Scientific name : Trigonella foenum-graecum
Once used to embalm mummies in ancient Egypt, fenugreek has numerous medicinal uses in Ayurveda. A bitter tasting plant having a strong and peculiar odor, fenugreek seeds and leaves are frequently used in several Indian food preparations.
Fenugreek is a high calorie spice, delivering about 36 calories in 1 tablespoon of seeds. The seeds are an excellent source of dietary fiber and several nutrients such as potassium, copper, calcium, iron, selenium, zinc, manganese, magnesium, carbohydrates, protein, folate, vitamin D, C, A and B vitamins.
A multifaceted plant popular for its culinary usage as well as for its medicinal qualities, fenugreek has been researched for the following health benefits.
1. Fenugreek as Detoxifier
In Ayurveda, all foods are categorized into six tastes or ‘rasas’ – madhur (sweet), lavana (salty), katu (pungent), tikta (bitter), amla (sour) and kashay (astringent). Ayurveda says that a wholesome diet must contain food items from all 6 food groups. Fenugreek’s bitter taste is owed to the tikta rasa, which helps in detoxification of the body by eliminating ‘Ama’ or toxins. Tikta rasa renders a cooling effect on the body and improves gastrointestinal health.
2. Fenugreek for Hair
Fenugreek has been historically used to treat dandruff, dry scalp and baldness. To get benefits of fenugreek, apply its paste for 30-45 minutes on the scalp before hair wash. Hair mask made with fenugreek powder and curd works as a natural conditioner and can add lustre and volume to dull hair.
3. Fenugreek for Lactation
Since ancient times, lactating mothers have been given fenugreek to increase their milk production. Considered safe for both mother and baby, fenugreek can be either taken as powder, capsule or can be brewed with tea. It can also be added to cereals and wheat flour which is used to make breads for the nursing mother.
4. Fenugreek for Digestion
Fenugreek is a popular home remedy for digestive problems. It is used to enhance appetite, boost metabolism, relieve constipation, heartburn and gastritis (stomach inflammation) and to soothe an upset stomach. Ayurveda suggests use of fenugreek for relief from digestive agni or fire. To use, soak fenugreek seeds in water overnight, add grated ginger and eat a spoonful before meals.
5. Fenugreek for Diabetes
A study by the Indian Council of Medical Research showed that fenugreek, if taken 15 minutes before meals, can provide relief in type 2 diabetes. It has shown convincing long lasting results in reducing blood glucose levels. Fenugreek elongates the time taken by food to release glucose into the blood which helps control blood sugar levels.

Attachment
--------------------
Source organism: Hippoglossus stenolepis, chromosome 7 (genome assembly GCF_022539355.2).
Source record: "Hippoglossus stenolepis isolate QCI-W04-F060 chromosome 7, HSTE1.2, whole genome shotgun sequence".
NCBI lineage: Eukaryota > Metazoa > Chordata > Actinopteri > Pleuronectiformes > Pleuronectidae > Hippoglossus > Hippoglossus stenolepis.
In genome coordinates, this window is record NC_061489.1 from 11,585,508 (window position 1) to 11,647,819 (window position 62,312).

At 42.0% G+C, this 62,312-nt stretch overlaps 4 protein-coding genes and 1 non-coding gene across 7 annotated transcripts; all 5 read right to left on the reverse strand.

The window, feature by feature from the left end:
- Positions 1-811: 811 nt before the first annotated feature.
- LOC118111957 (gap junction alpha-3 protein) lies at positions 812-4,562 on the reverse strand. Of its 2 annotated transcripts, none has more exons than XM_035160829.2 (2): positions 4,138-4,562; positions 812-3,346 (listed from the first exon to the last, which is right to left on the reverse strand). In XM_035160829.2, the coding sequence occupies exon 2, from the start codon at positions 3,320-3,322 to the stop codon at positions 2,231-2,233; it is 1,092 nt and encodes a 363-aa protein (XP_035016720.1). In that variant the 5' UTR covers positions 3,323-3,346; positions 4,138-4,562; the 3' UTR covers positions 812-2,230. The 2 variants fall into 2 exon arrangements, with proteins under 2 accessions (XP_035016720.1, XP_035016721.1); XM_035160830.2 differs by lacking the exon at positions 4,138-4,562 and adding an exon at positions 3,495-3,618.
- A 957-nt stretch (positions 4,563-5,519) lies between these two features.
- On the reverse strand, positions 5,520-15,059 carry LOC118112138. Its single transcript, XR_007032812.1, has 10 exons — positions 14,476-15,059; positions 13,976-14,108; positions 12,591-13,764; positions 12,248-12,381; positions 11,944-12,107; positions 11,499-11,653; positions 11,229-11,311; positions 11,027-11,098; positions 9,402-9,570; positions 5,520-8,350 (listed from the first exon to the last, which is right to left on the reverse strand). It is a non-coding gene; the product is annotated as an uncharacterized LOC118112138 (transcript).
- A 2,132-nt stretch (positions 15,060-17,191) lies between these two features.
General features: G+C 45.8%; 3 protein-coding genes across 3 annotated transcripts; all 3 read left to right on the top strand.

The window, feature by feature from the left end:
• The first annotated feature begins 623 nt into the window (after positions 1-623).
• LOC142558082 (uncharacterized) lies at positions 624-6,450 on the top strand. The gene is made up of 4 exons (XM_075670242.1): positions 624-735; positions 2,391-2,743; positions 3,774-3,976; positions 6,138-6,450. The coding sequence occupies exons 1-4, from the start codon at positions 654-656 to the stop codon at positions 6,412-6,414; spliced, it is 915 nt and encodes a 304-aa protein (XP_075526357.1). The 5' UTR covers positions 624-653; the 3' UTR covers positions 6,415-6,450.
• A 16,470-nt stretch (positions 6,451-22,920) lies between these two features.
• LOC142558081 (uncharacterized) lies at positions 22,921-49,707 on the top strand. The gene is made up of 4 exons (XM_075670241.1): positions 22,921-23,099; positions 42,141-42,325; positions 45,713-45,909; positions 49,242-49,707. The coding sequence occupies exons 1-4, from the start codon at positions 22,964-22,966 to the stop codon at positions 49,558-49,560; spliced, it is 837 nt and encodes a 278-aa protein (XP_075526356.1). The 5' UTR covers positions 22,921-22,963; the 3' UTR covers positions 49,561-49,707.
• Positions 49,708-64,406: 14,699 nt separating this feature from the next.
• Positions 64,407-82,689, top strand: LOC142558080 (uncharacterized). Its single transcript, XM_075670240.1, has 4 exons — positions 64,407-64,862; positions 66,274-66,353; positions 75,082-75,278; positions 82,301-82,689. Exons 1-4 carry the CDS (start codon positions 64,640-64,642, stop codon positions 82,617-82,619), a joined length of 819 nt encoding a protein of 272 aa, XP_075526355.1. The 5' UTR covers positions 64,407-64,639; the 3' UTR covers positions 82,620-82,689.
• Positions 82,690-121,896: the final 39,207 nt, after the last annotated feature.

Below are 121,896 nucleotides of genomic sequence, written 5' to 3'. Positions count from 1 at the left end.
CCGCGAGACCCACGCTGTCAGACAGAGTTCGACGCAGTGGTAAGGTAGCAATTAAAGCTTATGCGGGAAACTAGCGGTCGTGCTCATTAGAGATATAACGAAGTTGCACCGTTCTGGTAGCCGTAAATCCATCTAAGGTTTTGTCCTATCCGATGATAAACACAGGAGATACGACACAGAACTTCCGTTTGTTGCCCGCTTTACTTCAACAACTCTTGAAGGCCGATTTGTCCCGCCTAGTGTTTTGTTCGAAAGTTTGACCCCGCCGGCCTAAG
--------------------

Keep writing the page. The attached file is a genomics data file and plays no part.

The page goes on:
Fenugreek seeds, soaked overnight, can be taken in the morning,You can also take 25 grams fenugreek powder with water or buttermilk 15 minutes before a meal. The easiest way to include fenugreek in your family's diet is by adding it to your chapati dough, curries, vegetable dishes and even curd.
6. Fenugreek for Cholesterol
Compounds present in fenugreek and the high fiber content of fenugreek seeds work in two ways to control cholesterol in the human body, first by restricting cholesterol absorption in the intestines and, second, by altering cholesterol production in the liver. Researchers have found that fenugreek can lower bad cholesterol (LDL and triglycerides) and promote good or HDL cholesterol which in turn protects the heart.
7. Fenugreek for Respiratory Health
Respiratory infections are a constant risk factor in polluted cities. Fenugreek is extensively used in Ayurveda for treatment of respiratory problems. It is used to treat sore throat, sinusitis, bronchitis, cough, infections and respiratory inflammation. Fenugreek acts as a cleansing agent by dispersing ama (toxins) and blocked mucous out from respiratory system. Fenugreek tea is recommended for sore throat and other respiratory problems.
8. Fenugreek as Aphrodisiac
This pungent smelling spice can be used as natural aphrodisiac. A study to evaluate effects of fenugreek on male sexuality has suggested usage of fenugreek as a natural testosterone booster. Fenugreek not only works for men, it is used for enhancing female libido as well.
9. Fenugreek for Skin
Fenugreek is used to treat various skin aliments such as wounds, boils, sores, skin infections, swelling, blisters, ulcers, pimple and eczema. Paste of fenugreek seeds soaked overnight can be applied on the skin to relieve inflammation pains. A mask of fenugreek and honey can be used to treat acne and to tone the skin’s outer layers. Honey not only intensifies fenugreek’s benefits, but also makes it tastier, so it can either be applied as a face mask or ingested.
10. Fenugreek for Female Health
Fenugreek contains compounds having phytoestrogen qualities. Phytoestrogens are plant based compounds which imitate estrogen hormones and have been researched for benefiting women in menopause, bone loss, osteoporosis, heart disease and diabetes.
A word of caution: Fenugreek is not recommended during pregnancy, as it may induce preterm labor.
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